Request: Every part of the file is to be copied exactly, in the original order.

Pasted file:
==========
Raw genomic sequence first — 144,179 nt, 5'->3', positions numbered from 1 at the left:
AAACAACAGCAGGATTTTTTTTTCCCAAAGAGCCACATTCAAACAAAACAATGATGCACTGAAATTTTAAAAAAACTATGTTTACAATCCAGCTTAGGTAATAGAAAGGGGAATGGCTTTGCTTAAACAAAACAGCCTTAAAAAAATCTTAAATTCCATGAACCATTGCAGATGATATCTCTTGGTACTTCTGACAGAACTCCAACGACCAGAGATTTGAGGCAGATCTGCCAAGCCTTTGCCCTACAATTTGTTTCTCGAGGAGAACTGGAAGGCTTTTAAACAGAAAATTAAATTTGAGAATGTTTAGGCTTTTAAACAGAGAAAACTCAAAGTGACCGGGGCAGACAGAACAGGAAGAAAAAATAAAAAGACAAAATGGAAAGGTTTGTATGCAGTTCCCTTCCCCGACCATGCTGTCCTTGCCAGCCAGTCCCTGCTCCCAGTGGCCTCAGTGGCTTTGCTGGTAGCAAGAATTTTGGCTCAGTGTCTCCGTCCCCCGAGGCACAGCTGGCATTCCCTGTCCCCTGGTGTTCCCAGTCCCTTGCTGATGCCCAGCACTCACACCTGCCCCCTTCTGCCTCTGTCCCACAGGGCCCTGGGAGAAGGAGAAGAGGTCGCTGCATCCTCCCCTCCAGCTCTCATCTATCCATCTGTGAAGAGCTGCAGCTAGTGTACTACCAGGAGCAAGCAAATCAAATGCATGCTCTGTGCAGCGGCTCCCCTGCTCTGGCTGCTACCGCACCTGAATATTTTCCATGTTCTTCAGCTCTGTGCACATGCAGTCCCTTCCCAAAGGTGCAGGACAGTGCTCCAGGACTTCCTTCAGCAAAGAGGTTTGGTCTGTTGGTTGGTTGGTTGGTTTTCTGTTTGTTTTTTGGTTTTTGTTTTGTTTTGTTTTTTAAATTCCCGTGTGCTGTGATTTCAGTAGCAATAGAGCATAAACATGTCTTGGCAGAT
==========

Raw genomic sequence first — 144,179 nt, 5'->3', positions numbered from 1 at the left:
AAACAACAGCAGGATTTTTTTTTCCCAAAGAGCCACATTCAAACAAAACAATGATGCACTGAAATTTTAAAAAAACTATGTTTACAATCCAGCTTAGGTAATAGAAAGGGGAATGGCTTTGCTTAAACAAAACAGCCTTAAAAAAATCTTAAATTCCATGAACCATTGCAGATGATATCTCTTGGTACTTCTGACAGAACTCCAACGACCAGAGATTTGAGGCAGATCTGCCAAGCCTTTGCCCTACAATTTGTTTCTCGAGGAGAACTGGAAGGCTTTTAAACAGAAAATTAAATTTGAGAATGTTTAGGCTTTTAAACAGAGAAAACTCAAAGTGACCGGGGCAGACAGAACAGGAAGAAAAAATAAAAAGACAAAATGGAAAGGTTTGTATGCAGTTCCCTTCCCCGACCATGCTGTCCTTGCCAGCCAGTCCCTGCTCCCAGTGGCCTCAGTGGCTTTGCTGGTAGCAAGAATTTTGGCTCAGTGTCTCCGTCCCCCGAGGCACAGCTGGCATTCCCTGTCCCCTGGTGTTCCCAGTCCCTTGCTGATGCCCAGCACTCACACCTGCCCCCTTCTGCCTCTGTCCCACAGGGCCCTGGGAGAAGGAGAAGAGGTCGCTGCATCCTCCCCTCCAGCTCTCATCTATCCATCTGTGAAGAGCTGCAGCTAGTGTACTACCAGGAGCAAGCAAATCAAATGCATGCTCTGTGCAGCGGCTCCCCTGCTCTGGCTGCTACCGCACCTGAATATTTTCCATGTTCTTCAGCTCTGTGCACATGCAGTCCCTTCCCAAAGGTGCAGGACAGTGCTCCAGGACTTCCTTCAGCAAAGAGGTTTGGTCTGTTGGTTGGTTGGTTGGTTTTCTGTTTGTTTTTTGGTTTTTGTTTTGTTTTGTTTTTTAAATTCCCGTGTGCTGTGATTTCAGTAGCAATAGAGCATAAACATGTCTTGGCAGAT